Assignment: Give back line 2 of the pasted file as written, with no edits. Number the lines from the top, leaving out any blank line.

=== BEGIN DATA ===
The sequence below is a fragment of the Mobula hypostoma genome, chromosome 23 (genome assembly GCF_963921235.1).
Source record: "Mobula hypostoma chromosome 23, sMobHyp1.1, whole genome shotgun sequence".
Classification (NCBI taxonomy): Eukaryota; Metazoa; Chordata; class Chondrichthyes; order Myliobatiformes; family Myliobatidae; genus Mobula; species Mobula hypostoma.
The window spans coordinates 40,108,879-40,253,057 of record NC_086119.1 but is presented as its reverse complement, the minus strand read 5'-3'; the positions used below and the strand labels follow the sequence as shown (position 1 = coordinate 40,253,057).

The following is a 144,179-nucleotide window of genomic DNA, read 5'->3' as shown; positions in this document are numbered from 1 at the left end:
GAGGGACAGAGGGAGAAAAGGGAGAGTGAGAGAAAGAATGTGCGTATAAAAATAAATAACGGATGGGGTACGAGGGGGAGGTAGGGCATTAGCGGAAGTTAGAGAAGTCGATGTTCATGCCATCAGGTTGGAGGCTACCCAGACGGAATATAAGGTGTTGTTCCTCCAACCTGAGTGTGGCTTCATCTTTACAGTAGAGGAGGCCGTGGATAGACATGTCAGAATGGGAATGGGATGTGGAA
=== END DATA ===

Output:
Source record: "Mobula hypostoma chromosome 23, sMobHyp1.1, whole genome shotgun sequence".